At any rate, stumbling across this Tri-doku book in a local B&N was a pleasant surprise. I thumbed through the book and was curious enough about how the puzzles worked to buy a copy. Once I brought the book home I sat at the kitchen table trying to familiarize myself with all the rules, of which there are a fair amount. Once I was immersed enough in the instructions I dove into my first puzzle with a #2 pencil (more on that later). After many mistakes and frustrations I finally got the hang of it and I am now officially hooked.

The puzzles offer (to me anyways) so many more twists and "a-ha moments" than traditional Sudoku and are much more addictive. Of course your mileage may vary. Given that there are about 10,000x more Sudoku titles than Tri-doku (I think this book is the sole one, in fact) maybe it appeals to a much smaller type of puzzle solver.

At any rate, if you are looking for a unique twist on this phenomenon you should go over to the author's site (http://www.tridoku.com) to read the rules and give some of the puzzles a test spin. If you are at all like me you'll probably be purchasing the book soon after.

Now. The pencil thing. I found that, unlike most other puzzles you might work on, a pencil -- for this book anyway -- is a poor choice. This is more of a statement about the type of paper the puzzles are printed on than the puzzles themselves. I found that a black ball-point pen worked best and -- if you're careful -- was adequate even with the occasional goof. Using a pencil results in dull, very light numbers that don't erase off the page very well. I suppose I could take a star off my rating for this but the puzzles are just too damn cool.

The 4-Hour Workweek

The 4-Hour Workweek - Timothy Ferriss Instead of focusing on this book's lame contents (it was really bad) I decided to share my review of how it was otherwise used in the hopes that it might inspire others.

First of all, I found the book's paper a little rough in texture. This precluded it from being used in the outhouse or camping, if you know what I mean. The raspy paper DID, however, have just the right stuff to be 'ripped and rolled' into some really effective starter wicks in the old fireplace. Went up like a charm and led to a toasty warm fire in no time. Very little smoke produced and it left a good, clean ash.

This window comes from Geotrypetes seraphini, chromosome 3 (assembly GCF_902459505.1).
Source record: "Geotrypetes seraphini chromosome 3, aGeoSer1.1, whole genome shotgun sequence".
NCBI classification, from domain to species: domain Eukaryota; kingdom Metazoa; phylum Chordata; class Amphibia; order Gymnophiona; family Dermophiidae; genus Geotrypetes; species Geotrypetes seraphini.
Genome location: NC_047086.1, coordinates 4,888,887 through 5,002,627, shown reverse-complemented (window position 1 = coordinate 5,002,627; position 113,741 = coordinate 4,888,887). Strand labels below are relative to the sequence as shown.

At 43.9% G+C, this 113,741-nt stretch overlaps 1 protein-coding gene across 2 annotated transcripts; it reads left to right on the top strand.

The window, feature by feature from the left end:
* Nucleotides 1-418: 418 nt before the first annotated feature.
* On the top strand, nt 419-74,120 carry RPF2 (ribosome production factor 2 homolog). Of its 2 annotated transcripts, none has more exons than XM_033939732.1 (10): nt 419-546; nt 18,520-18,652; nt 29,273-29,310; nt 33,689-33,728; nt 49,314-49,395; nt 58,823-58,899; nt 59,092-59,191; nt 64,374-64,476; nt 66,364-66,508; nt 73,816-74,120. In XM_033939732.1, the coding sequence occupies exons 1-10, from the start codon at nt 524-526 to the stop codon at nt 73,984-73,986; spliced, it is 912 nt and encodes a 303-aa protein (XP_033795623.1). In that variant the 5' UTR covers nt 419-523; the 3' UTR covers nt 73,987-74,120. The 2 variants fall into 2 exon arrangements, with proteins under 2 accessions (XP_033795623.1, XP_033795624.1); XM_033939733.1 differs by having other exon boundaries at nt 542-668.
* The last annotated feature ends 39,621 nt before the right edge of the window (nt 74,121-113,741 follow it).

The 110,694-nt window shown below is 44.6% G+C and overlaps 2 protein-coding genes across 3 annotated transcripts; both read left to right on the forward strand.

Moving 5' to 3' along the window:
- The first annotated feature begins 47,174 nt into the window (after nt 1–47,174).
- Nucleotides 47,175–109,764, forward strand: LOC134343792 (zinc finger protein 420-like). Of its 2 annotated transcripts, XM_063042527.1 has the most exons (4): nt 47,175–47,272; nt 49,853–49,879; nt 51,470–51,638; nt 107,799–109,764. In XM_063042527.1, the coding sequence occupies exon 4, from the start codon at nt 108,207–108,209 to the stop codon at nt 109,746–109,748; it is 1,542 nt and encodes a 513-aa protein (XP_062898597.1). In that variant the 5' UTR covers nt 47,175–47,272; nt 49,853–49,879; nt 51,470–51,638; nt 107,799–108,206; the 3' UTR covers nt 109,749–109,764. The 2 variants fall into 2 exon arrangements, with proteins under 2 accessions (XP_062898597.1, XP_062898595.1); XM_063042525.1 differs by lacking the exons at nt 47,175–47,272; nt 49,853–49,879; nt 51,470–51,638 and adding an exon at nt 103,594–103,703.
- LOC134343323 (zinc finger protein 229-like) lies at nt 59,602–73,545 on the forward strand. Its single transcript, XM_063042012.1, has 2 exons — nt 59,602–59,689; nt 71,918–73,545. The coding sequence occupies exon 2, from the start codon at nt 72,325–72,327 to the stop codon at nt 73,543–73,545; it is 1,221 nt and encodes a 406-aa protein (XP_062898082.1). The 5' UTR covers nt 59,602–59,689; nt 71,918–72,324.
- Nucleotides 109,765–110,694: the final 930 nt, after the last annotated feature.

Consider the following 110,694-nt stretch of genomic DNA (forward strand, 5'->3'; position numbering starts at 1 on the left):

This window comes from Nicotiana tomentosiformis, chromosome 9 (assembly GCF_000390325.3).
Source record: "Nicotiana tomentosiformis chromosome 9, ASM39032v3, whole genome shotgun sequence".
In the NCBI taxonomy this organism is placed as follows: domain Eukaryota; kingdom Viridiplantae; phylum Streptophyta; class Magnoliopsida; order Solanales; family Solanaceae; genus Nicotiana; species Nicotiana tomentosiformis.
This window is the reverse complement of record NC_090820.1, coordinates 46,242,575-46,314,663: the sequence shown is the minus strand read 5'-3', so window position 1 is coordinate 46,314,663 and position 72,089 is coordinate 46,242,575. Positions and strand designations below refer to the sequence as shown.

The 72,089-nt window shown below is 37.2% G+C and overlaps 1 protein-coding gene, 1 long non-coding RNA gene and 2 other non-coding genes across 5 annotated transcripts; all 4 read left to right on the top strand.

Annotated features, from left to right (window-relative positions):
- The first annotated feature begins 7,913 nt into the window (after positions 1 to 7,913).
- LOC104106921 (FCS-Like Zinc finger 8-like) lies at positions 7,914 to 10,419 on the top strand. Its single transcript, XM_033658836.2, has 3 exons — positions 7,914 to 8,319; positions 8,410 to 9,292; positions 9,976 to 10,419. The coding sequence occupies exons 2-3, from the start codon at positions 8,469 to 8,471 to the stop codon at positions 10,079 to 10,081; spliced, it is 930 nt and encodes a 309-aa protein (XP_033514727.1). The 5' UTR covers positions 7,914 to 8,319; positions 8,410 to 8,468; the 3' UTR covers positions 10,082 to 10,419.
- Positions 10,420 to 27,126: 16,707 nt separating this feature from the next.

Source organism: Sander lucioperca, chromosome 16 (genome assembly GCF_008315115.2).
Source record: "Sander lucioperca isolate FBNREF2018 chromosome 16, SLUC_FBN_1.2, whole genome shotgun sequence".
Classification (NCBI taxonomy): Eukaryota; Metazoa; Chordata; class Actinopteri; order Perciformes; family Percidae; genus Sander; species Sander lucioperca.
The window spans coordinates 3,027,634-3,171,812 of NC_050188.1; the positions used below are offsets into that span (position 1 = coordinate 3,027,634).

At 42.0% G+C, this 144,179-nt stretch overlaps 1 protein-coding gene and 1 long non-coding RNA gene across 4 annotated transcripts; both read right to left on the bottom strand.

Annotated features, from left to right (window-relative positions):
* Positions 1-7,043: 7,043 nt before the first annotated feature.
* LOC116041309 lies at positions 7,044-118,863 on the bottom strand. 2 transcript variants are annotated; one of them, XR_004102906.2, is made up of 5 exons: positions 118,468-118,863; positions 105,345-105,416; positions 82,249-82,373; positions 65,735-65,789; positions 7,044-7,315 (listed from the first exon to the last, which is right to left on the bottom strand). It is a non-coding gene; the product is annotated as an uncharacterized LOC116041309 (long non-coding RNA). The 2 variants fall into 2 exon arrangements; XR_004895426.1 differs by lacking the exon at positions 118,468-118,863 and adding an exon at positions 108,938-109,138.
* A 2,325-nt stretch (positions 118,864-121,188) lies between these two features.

The pages and binding that remained sat limply and dejected by the hearth for much of the evening before inspiration struck once again. I tore the front cover off (I am reluctant to burn colored ink in my fireplace -- call me old-fashioned) and ripped it into some smaller pieces to fold and wedge into a drafty window to help keep it closed. I made sure to have the outer cover facing outward to better repel any moisture that might attack the paper from the window seam. Again -- like it was MADE for the task!

Finally, and I'm not proud of it -- I like to minimize my footprint on Mother Earth -- I had to let the binding go. No good for burning and I doubt even a hungry squirrel would find it appealing. It was dropped in the trash by the light of the crackling fire on that dark snowy night.

I sat by the roaring fire, light sleet pellets tickling the window with a silent powdery snow, pondering the fate of the environment. With so many copies of this book very likely suffering some form of destruction around the globe what's a species to do?

The Intellectual Devotional: Revive Your Mind, Complete Your Education, and Roam Confidently with the Cultured Class

The Intellectual Devotional: Revive Your Mind, Complete Your Education, and Roam Confidently with the Cultured Class - David S. Kidder, Noah D. Oppenheim I gotta say, I really love this book. Small and easy to keep on the night stand it is a great way to end the day. I wrote my starting date on the first page and worked my way though a page a night. Some of the content was so interesting that it was hard to not peek ahead to the upcoming pages.

Occasionally I had to skip a night because of a late poker night, being sick, or some other odd reason but always made up for the lost night when I returned a day or two later. Very fun and highly recommended. Can't wait to get the subsequent versions of the book, including history and modern culture.

MAD's Greatest Artists: The Completely MAD Don Martin